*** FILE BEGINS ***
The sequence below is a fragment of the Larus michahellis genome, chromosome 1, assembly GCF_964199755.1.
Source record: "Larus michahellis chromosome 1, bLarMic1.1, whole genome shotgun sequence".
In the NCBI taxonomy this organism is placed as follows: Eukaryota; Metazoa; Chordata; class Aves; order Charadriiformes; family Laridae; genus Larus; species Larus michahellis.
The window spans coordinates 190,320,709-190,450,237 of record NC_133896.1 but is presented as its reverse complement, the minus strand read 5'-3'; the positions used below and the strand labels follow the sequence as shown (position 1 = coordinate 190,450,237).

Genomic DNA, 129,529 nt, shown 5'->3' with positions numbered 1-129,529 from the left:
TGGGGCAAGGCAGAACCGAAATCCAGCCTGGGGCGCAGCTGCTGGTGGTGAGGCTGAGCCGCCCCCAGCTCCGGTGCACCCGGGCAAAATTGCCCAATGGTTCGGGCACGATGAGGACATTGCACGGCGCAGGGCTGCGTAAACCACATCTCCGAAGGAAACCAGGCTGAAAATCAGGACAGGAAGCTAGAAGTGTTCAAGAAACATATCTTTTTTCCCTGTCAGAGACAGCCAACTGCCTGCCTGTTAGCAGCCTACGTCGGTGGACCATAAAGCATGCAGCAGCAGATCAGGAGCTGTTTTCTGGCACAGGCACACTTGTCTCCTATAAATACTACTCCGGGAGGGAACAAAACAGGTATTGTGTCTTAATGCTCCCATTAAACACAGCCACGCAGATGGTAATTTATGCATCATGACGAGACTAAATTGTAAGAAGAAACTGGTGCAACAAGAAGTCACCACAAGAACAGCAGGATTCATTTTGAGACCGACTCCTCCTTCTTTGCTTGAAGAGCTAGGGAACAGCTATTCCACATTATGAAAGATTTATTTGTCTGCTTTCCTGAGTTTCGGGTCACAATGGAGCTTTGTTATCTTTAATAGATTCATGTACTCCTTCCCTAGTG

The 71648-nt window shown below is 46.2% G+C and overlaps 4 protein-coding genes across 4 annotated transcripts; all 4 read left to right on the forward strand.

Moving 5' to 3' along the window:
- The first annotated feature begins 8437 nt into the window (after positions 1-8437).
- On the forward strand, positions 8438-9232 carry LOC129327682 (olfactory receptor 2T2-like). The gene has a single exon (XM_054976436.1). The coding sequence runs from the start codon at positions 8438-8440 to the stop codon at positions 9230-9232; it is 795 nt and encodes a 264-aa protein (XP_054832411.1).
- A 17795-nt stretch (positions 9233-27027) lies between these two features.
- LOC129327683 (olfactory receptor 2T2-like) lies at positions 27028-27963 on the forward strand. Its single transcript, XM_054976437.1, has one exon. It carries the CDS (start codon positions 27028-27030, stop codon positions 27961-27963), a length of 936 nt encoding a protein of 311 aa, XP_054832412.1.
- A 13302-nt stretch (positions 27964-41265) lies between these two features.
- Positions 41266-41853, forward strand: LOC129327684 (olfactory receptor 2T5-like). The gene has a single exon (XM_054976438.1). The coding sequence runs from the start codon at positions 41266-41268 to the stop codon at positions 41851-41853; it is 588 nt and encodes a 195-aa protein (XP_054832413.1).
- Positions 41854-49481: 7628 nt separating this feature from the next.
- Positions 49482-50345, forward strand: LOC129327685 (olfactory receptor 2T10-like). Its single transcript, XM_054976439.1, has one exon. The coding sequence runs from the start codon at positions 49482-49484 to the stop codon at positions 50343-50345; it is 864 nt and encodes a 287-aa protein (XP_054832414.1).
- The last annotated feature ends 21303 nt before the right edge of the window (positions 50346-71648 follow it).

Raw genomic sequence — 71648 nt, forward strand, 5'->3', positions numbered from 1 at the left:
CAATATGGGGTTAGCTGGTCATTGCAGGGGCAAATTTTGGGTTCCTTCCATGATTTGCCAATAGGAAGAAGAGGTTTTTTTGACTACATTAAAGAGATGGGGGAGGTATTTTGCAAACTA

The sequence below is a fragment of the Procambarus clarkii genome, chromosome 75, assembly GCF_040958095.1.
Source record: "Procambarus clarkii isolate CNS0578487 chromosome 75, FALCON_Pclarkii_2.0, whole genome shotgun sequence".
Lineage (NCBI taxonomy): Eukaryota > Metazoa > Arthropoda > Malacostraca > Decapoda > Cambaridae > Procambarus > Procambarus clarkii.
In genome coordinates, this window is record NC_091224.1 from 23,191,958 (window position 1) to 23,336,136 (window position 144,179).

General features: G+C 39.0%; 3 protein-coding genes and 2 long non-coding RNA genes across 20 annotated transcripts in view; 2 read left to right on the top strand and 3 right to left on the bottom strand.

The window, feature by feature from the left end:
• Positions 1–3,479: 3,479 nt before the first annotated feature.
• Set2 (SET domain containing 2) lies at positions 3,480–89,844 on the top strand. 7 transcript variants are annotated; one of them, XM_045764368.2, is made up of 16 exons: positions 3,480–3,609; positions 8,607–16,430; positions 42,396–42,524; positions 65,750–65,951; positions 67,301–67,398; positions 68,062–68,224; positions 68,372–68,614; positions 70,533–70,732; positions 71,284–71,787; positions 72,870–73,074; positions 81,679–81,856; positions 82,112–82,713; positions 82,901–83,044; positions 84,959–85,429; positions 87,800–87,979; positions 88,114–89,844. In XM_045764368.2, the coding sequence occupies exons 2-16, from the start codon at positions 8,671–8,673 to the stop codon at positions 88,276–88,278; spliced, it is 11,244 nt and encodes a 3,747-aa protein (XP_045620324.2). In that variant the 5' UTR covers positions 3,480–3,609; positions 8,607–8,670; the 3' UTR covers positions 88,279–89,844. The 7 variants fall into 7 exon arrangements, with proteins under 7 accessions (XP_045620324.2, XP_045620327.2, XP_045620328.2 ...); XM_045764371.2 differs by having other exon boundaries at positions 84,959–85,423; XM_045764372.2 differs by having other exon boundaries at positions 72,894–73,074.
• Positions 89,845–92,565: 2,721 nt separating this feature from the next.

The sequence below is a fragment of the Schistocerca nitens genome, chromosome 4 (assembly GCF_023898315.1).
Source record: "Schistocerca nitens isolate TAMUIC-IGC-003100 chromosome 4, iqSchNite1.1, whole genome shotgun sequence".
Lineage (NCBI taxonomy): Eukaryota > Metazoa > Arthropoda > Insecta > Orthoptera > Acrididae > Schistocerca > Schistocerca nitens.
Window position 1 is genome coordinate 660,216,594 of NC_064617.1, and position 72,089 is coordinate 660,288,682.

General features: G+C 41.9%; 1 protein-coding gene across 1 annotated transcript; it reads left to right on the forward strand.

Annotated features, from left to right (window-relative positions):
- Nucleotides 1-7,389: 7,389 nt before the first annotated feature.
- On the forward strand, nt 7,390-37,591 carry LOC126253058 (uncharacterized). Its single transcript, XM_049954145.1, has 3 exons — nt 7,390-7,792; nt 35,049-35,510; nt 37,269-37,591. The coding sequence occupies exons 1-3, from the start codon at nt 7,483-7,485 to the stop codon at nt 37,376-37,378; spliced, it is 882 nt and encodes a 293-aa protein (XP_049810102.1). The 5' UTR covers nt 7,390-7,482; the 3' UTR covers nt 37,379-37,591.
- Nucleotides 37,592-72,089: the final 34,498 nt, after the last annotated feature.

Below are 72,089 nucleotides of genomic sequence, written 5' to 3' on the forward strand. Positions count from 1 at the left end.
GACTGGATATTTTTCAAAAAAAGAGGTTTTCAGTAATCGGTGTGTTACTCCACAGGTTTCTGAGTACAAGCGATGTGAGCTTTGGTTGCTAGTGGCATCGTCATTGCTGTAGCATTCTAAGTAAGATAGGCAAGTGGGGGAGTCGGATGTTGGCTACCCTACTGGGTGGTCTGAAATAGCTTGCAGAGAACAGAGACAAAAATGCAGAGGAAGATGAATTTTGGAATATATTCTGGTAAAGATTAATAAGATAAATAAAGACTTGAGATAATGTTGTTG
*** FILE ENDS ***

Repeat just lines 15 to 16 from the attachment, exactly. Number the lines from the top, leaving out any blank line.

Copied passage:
- Positions 41854-49481: 7628 nt separating this feature from the next.
- Positions 49482-50345, forward strand: LOC129327685 (olfactory receptor 2T10-like). Its single transcript, XM_054976439.1, has one exon. The coding sequence runs from the start codon at positions 49482-49484 to the stop codon at positions 50343-50345; it is 864 nt and encodes a 287-aa protein (XP_054832414.1).